The Role of Technology

    The technology used in hospitality settings for services and providing information, coupled with the personal technology guests use, can be leveraged to provide access to those services and information.

    It can be overwhelming when asked to learn about technology (especially technology you may not have a need to use) or determine which technology-based solution is the best choice for a given situation. There are some basic strategies you can use to make this task less daunting, regardless of how tech-savvy you are.

    Stay person-centered. Hospitality is a guest-centered or person-centered industry, so take a person-centered approach to accessibility and consider a potential solution to an access issue. This is an interactive process that takes a 'person first, technology second’ approach that all hospitality staff can use to assist guests with disability-related access challenges.

    This approach will enable you to work with the guest in identifying the task they are trying to accomplish, the challenge(s) they are having with access, and then moving forward to find a solution. Taking this approach will help you to understand how people use their assistive technology tools to interface with your space, services, and technology.

    Use Scaffolding or categories to break technology down into manageable groups. This can apply to the technology used at the venue and the guest’s own technology.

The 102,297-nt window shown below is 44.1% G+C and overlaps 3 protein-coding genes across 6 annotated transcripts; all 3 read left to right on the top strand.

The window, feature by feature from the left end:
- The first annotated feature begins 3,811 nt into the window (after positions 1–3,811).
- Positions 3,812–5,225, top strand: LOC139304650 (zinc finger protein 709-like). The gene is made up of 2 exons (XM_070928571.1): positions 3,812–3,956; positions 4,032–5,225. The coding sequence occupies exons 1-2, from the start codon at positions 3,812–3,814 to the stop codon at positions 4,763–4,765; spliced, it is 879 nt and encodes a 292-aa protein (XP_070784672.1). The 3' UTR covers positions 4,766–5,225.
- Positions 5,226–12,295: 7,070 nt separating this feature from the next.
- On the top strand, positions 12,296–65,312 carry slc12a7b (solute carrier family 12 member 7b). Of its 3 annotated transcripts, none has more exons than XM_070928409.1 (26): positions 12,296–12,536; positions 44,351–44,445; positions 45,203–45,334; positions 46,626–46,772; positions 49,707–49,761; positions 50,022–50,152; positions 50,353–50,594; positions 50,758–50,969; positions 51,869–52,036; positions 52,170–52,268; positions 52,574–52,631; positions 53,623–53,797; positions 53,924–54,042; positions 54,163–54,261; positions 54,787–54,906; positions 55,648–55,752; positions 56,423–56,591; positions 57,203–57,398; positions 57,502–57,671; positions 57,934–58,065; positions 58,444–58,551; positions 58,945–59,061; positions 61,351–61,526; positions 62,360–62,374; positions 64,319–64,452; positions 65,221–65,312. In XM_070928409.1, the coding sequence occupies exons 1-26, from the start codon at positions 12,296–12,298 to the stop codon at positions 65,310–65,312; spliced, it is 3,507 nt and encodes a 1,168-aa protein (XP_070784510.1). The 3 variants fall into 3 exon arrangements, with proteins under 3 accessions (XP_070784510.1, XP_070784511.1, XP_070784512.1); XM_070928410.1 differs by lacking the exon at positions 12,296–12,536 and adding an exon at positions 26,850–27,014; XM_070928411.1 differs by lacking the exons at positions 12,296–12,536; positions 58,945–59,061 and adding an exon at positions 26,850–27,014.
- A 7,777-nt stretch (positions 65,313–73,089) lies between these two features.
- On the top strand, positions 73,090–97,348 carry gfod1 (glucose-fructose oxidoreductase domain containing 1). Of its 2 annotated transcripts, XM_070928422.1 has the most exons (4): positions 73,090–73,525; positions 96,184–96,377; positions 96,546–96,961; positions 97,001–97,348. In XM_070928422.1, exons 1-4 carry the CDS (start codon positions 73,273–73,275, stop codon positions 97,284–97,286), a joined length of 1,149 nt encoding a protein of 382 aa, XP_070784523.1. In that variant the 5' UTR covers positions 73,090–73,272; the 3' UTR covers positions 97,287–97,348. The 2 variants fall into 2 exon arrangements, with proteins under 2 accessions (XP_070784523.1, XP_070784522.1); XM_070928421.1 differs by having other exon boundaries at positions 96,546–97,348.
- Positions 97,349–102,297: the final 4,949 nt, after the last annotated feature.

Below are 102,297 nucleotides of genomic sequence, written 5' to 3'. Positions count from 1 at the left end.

One way to do this is to break technology down into 3 categories, high-tech, low-tech, or no-tech. High-tech is usually personal, mobile, and is ever-evolving, low-tech is less expensive and/or less complex, and no-tech is the least complex and requires little to no training to use or even create.

    High Tech: Smartphones, Apps, Wearables (Hearing Aids, Communication Devices)
Low Tech: Kiosks, Laptops, Handheld Magnifiers
No Tech: Personal Assistance (Reading a menu to a guest), Manual Wheelchair, Paper and Pencil

    Scaffolding Assistive Tech by Patrice Wheeler is licensed under CC BY 4.0

    Restaurant menus are an example of going from a no-tech solution of having a menu read to a guest or using a low-tech/no-tech menu with large print or Braille, to going high-tech by providing E-menus accessible on a tablet provided by the venue or a guest’s own phone or device. 

    Technology & Hospitality

    The hospitality services industry includes hotels, restaurants, entertainment, sporting events, cruises, and other tourism-related services. 

    Persons with disabilities travel and spend a considerable amount of money on various Hospitality-related services. 

    • In 2018, Hotel reported ‘travelers with disabilities spend approximately $19 billion on travel each year but must do more pre-planning than the average guest due to a lack of digital accessibility’.